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Day 1: Leader of #RememberSlocum movement explains importance of celebrating black history

28 Days of Black History

 

By Coshandra Dillard
If you do an online research of the Slocum Massacre, you’ll come across numerous sites, including links to libraries, news outlets, and blogs. It’s been on the minds of many people since the #RememberSlocum campaign kicked off about three years ago.
It’s a horrid story too familiar in American history, and it was an ugly part of the hidden past brought to light in East Texas.
In July 1910, a mob of white men went through a prosperous community of African Americans in southeast Anderson County to kill them, according to numerous reports and documents. There is no consensus about the motive, but there are a few theories: White men were uncomfortable with the idea of prosperous black people and wanted to grab their land; or it stemmed from an argument between a white man and a black businessmen named Marsh Holley. The official count of those who died is eight, while descendants estimate it may be in the hundreds. Documents suggest there is a mass grave near the site of the killings. The men responsible for the crimes were arrested and indicted, but never prosecuted after their cases were moved to Harris County.

“Black history should include more than slavery. We’re much more than that.”

In January 2016, a historical marker was unveiled on the countryside of Slocum, an unincorporated community near Elkhart. Having this history acknowledged was no easy feat. In fact, descendant Constance Hollie-Jawaid, of Dallas, was met with reluctance by local officials and people in the community. Her great-great-grandfather, Jack Holley (surname spelling changed after the massacre), was a successful merchant and landowner. He and his son, Marsh survived, but his grandson Alex, was killed in the raid.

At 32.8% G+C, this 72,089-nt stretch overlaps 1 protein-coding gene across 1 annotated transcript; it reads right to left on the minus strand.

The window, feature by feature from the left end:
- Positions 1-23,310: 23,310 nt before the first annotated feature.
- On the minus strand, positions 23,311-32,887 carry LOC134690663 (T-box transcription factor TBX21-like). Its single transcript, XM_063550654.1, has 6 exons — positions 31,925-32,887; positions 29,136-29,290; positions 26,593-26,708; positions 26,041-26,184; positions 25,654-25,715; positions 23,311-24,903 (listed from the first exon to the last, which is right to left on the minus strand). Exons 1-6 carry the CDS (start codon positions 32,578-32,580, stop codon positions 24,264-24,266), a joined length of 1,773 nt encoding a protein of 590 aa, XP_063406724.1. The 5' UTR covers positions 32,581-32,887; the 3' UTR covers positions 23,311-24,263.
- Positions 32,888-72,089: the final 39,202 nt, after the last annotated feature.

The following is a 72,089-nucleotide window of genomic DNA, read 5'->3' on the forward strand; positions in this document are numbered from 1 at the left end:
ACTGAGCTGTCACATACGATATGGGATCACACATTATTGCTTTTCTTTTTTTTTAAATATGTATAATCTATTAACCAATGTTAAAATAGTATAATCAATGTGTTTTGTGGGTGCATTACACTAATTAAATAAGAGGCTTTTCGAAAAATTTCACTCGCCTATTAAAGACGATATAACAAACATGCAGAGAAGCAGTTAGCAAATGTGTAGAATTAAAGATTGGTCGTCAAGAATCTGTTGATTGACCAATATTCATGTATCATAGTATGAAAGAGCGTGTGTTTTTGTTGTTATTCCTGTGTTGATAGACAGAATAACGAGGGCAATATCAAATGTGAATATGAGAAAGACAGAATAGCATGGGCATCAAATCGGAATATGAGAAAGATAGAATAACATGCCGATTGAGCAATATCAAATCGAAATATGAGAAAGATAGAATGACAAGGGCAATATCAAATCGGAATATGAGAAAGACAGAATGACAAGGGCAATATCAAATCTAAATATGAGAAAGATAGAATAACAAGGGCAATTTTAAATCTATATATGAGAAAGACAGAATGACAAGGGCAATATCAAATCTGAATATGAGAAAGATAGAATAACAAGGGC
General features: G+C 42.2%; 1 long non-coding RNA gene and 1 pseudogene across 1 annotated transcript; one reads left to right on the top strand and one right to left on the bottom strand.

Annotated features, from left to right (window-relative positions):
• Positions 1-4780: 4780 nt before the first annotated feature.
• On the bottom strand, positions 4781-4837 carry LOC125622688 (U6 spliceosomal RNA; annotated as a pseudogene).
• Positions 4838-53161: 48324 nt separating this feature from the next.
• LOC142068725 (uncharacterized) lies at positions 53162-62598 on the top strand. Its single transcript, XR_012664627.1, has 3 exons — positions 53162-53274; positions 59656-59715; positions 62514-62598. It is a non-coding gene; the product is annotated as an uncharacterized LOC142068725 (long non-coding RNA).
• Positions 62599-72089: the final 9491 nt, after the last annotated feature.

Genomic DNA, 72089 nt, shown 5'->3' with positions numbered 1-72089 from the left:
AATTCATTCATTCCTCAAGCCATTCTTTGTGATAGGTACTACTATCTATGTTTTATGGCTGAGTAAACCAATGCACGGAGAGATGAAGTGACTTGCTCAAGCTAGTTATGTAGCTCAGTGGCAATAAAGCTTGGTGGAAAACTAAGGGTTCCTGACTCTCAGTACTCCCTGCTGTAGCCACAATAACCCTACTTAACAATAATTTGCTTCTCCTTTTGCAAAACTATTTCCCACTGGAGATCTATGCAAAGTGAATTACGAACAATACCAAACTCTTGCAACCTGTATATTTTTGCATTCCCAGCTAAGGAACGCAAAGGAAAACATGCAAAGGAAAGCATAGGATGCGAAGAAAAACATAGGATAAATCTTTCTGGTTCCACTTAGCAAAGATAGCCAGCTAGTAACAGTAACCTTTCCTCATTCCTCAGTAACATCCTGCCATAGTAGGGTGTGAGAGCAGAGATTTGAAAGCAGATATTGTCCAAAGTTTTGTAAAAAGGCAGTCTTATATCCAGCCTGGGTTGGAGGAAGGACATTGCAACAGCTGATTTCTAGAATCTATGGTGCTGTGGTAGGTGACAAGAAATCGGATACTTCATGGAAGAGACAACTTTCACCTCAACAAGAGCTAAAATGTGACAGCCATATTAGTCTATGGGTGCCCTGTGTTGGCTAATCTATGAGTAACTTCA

Like many black women before her, Hollie-Jawaid didn’t mind facing the obstacles that stood in her way.

“I never got scared,” she said. “I was taught by my dad and family our history. I knew what I came from and I had no reason to be afraid. I knew the strong stock from which I came and had Anderson County known where I came from, they would have been afraid … Because our history was shared with me, I felt empowered. I felt protected.”

Constance Hollie-Jawaid stands next to the Slocum Massacre historical marker in Anderson County last month on the one-year anniversary of the unveiling of the marker.

Unearthing that history and making sure her ancestors’ lives weren’t in vain has been her mission. The historical marker, approved by the Texas Historical Commission, marked the first time the state had acknowledged with a marker racial violence committed against black people.
Hollie-Jawaid teamed with Fort Worth author, E.R. Bills, who wrote the book, “The 1910 Slocum Massacre: An Act of Genocide in East Texas.” His book is now in more than 50 university and college libraries across the country.